Alexandria Ocasio-Cortez had a question for Facebook’s Mark Zuckerberg.
“You announced recently that the official policy of Facebook now allows politicians to pay to spread disinformation in 2020 elections and in the future,” she said during a recent congressional hearing. “So I just want to know how far I can push this in the next year.”
She asked whether she could target predominantly black zip codes and advertise the wrong election date. Zuckerberg hemmed and hawed a bit, but he finally said no.
“So there is some threshold where you will fact-check political advertisements,” Ocasio-Cortez said. “Is that what you’re telling me?”
She offered another hypothetical.
“Would I be able to run advertisements on Facebook targeting Republicans in primaries saying that they voted for the Green New Deal?” she asked.
Zuckerberg said he wasn’t sure.
“I think probably,” he said.
Ocasio-Cortez kept pushing.
“I mean, if you’re not fact-checking political advertisements, I’m just trying to understand the bounds here," she said. "What’s fair game?”
She didn’t hide her frustration.
“Do you see a potential problem here with a complete lack of fact-checking on political advertisements?” she asked.
Zuckerberg tried to elaborate.
“Well, Congresswoman, I think lying is bad, and I think if you were to run an ad that had a lie in it, that would be bad,” he said. “That’s different from it being ... in our position, the right thing to do to prevent your constituents or people in an election from seeing that you had lied.”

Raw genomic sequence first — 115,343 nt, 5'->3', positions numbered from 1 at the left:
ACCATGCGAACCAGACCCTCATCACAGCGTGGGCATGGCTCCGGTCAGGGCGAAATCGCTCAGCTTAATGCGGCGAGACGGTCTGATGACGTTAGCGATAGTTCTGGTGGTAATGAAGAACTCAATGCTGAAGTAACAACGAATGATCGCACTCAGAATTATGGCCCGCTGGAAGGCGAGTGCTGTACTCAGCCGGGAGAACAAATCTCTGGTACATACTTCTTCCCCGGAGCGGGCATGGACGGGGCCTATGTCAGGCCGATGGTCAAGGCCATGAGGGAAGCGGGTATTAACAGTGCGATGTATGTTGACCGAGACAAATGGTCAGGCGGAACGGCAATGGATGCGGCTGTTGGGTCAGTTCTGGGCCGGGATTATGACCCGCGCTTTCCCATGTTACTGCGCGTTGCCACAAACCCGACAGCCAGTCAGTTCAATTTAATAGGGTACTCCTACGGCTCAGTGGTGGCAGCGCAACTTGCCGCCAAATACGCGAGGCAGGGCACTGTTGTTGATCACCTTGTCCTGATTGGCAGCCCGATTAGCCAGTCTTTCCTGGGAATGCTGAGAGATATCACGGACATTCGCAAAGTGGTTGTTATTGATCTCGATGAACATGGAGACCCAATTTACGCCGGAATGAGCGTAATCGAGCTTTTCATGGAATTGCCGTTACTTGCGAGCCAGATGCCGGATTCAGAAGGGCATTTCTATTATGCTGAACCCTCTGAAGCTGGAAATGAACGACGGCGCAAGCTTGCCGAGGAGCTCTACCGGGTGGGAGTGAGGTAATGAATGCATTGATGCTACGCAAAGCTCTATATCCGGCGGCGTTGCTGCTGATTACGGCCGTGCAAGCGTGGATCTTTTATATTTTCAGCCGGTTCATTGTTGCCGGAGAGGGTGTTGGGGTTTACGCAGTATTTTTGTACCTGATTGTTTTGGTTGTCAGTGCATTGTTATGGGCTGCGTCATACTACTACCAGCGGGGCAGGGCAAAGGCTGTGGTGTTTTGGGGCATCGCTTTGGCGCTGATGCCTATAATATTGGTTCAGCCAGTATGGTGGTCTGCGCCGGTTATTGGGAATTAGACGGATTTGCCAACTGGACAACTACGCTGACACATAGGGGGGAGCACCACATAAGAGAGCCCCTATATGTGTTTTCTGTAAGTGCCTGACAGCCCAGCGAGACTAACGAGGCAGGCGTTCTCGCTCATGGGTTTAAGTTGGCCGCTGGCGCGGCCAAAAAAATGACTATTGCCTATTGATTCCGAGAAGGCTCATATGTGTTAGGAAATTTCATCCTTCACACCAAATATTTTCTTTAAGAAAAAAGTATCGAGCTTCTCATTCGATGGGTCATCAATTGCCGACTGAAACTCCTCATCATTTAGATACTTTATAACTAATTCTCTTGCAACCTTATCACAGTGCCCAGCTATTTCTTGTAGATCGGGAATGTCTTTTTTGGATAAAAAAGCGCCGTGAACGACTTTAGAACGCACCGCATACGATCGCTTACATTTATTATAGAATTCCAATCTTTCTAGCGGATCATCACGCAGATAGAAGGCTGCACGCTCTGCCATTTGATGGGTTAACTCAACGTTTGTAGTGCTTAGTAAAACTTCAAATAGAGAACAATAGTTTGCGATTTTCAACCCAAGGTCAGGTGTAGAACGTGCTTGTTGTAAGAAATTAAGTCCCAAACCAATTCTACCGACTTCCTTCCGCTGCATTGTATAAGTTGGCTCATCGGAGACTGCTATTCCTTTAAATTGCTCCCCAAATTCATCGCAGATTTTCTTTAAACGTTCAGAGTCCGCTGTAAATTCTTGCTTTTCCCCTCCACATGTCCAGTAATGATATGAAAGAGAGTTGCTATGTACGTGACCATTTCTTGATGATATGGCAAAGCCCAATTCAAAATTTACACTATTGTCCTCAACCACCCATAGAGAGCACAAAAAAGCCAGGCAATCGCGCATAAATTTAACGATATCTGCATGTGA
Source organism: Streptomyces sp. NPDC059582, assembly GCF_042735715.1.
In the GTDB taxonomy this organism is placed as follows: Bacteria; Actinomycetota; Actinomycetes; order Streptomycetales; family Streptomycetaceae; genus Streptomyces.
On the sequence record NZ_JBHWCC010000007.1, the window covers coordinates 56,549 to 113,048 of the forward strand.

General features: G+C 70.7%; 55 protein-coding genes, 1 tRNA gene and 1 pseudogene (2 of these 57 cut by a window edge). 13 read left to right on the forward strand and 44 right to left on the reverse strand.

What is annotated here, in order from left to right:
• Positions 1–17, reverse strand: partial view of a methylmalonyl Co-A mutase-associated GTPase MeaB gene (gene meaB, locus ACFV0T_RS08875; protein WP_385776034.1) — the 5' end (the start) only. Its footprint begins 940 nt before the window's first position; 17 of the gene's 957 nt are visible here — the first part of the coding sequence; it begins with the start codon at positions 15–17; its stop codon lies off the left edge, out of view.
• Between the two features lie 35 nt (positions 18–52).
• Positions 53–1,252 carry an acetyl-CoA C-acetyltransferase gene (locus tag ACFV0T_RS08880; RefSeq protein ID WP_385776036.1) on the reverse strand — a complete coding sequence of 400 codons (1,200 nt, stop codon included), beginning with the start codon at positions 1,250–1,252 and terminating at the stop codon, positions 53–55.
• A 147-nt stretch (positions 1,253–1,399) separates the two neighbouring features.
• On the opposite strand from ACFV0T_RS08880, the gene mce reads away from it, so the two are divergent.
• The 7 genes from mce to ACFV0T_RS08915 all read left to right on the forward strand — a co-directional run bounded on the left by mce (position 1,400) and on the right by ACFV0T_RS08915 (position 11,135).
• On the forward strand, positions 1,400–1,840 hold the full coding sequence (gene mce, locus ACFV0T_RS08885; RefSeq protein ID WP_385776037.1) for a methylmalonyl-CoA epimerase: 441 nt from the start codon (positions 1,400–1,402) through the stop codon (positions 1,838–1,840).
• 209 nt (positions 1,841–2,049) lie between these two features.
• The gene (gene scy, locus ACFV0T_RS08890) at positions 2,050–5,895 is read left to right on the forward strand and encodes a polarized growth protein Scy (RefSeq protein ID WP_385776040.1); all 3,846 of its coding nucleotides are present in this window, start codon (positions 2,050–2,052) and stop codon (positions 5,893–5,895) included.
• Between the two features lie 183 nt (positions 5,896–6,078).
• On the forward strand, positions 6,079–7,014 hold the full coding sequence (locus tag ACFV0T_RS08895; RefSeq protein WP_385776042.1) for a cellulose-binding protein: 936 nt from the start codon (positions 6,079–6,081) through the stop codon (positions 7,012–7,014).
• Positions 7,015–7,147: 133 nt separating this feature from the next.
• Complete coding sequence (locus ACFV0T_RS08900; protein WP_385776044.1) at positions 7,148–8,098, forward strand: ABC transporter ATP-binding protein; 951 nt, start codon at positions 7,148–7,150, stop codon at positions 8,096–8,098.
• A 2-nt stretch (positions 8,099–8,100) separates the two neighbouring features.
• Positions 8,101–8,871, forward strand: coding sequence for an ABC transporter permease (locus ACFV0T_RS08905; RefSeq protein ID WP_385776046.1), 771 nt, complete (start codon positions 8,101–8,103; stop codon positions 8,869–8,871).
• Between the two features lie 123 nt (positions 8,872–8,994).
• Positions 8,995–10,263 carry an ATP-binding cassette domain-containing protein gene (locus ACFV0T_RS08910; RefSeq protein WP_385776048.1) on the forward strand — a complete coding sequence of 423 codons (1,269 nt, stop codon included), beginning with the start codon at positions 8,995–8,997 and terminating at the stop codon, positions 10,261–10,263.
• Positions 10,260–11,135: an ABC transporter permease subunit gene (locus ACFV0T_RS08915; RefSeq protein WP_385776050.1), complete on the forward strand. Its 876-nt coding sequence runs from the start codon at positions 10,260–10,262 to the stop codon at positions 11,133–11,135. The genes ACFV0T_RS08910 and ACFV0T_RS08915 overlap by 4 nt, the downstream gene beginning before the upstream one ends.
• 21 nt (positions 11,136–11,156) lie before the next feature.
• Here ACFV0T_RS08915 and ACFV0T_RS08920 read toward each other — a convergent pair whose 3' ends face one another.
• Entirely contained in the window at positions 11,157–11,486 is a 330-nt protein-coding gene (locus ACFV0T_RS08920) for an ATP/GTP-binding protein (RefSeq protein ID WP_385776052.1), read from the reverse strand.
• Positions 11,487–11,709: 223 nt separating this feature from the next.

Ocasio-Cortez pressed harder. Would Facebook take down a political ad that contained a flat-out lie?
“In most cases, in a democracy, I believe that people should be able to see for themselves what politicians that they may or may not vote for are saying and judge their character for themselves,” Zuckerberg said.
The question was not hypothethical. After President Donald J. Trump’s re-election campaign ran an ad making false claims about former Vice President Joe Biden, presidential candidate Elizabeth Warren sought to highlight the issue with a fake ad of her own.
“If Trump tries to lie in a TV ad, most networks will refuse to air it,” she said. “But Facebook just cashes Trump’s checks.”
PolitiFact disagreed, rating her claim “mostly false.”
“This is a misreading of both federal and actual practice,” it said. “Federal law requires broadcast networks to run political candidate ads without vetting them for lies or falsehoods. The same law does not apply to cable networks, but those networks also generally aim to run such ads, experts told us.”
Zuckerberg might stumble a bit to explain himself, but he has a point.
“While I certainly worry about an erosion of truth, I don’t think most people want to live in a world where you can only post things that tech companies judged to be 100 percent true,” he told a recent audience at Georgetown University. “Banning political ads favors incumbents and whoever the media chooses to cover.”
There's a difference between fact-checking ads and blocking them.
“I just think that in a democracy people should be able to see for themselves what politicians are saying, and I think that people should make up their own minds about which candidates are credible and which candidates have the kind of character that they want to see in their elected officials,” Zuckerberg said on a call with reporters. “And I don’t think those determinations should come from tech companies.”
Zuckerberg is advocating a free marketplace of ideas where everyone can have their say.
It's fine for journalists and opposing candidates to call out lies when they see them, but it's ultimately up to voters to decide who's right and who's wrong. That’s the way democracy works.
— Kelly Hawes is a columnist for CNHI News Indiana. He can be reached at firstname.lastname@example.org. Find him on Twitter @Kelly_Hawes.